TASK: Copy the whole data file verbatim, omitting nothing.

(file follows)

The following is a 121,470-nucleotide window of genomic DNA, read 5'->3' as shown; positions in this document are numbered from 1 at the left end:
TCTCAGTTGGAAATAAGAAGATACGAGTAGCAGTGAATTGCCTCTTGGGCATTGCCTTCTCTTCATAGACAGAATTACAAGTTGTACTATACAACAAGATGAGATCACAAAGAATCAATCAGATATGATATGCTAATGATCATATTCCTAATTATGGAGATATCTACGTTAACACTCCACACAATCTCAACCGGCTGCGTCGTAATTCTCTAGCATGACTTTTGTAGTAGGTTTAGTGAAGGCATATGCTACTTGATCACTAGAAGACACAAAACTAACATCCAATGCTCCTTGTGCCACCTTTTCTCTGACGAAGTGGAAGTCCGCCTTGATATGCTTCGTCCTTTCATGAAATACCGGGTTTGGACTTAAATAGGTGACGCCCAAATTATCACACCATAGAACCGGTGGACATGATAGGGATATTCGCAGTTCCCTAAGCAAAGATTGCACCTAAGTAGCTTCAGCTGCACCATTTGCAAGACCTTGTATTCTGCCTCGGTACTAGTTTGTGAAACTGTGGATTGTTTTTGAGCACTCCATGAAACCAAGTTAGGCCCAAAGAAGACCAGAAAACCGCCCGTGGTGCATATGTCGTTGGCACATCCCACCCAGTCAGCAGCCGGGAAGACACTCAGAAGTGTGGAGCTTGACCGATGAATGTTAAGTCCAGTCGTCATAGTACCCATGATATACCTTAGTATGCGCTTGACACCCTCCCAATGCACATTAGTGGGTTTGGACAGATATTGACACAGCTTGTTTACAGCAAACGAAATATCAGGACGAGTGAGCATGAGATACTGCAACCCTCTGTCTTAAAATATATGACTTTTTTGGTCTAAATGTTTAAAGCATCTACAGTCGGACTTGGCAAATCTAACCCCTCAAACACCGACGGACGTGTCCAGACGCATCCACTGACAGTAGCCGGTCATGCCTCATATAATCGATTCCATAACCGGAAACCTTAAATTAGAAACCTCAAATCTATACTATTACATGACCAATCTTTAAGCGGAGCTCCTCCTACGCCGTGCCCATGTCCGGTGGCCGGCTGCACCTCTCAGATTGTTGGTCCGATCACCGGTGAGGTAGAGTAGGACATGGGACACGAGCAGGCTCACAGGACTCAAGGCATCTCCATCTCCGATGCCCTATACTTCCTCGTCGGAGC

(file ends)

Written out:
The following is a 121,470-nucleotide window of genomic DNA, read 5'->3' as shown; positions in this document are numbered from 1 at the left end:
TCTCAGTTGGAAATAAGAAGATACGAGTAGCAGTGAATTGCCTCTTGGGCATTGCCTTCTCTTCATAGACAGAATTACAAGTTGTACTATACAACAAGATGAGATCACAAAGAATCAATCAGATATGATATGCTAATGATCATATTCCTAATTATGGAGATATCTACGTTAACACTCCACACAATCTCAACCGGCTGCGTCGTAATTCTCTAGCATGACTTTTGTAGTAGGTTTAGTGAAGGCATATGCTACTTGATCACTAGAAGACACAAAACTAACATCCAATGCTCCTTGTGCCACCTTTTCTCTGACGAAGTGGAAGTCCGCCTTGATATGCTTCGTCCTTTCATGAAATACCGGGTTTGGACTTAAATAGGTGACGCCCAAATTATCACACCATAGAACCGGTGGACATGATAGGGATATTCGCAGTTCCCTAAGCAAAGATTGCACCTAAGTAGCTTCAGCTGCACCATTTGCAAGACCTTGTATTCTGCCTCGGTACTAGTTTGTGAAACTGTGGATTGTTTTTGAGCACTCCATGAAACCAAGTTAGGCCCAAAGAAGACCAGAAAACCGCCCGTGGTGCATATGTCGTTGGCACATCCCACCCAGTCAGCAGCCGGGAAGACACTCAGAAGTGTGGAGCTTGACCGATGAATGTTAAGTCCAGTCGTCATAGTACCCATGATATACCTTAGTATGCGCTTGACACCCTCCCAATGCACATTAGTGGGTTTGGACAGATATTGACACAGCTTGTTTACAGCAAACGAAATATCAGGACGAGTGAGCATGAGATACTGCAACCCTCTGTCTTAAAATATATGACTTTTTTGGTCTAAATGTTTAAAGCATCTACAGTCGGACTTGGCAAATCTAACCCCTCAAACACCGACGGACGTGTCCAGACGCATCCACTGACAGTAGCCGGTCATGCCTCATATAATCGATTCCATAACCGGAAACCTTAAATTAGAAACCTCAAATCTATACTATTACATGACCAATCTTTAAGCGGAGCTCCTCCTACGCCGTGCCCATGTCCGGTGGCCGGCTGCACCTCTCAGATTGTTGGTCCGATCACCGGTGAGGTAGAGTAGGACATGGGACACGAGCAGGCTCACAGGACTCAAGGCATCTCCATCTCCGATGCCCTATACTTCCTCGTCGGAGC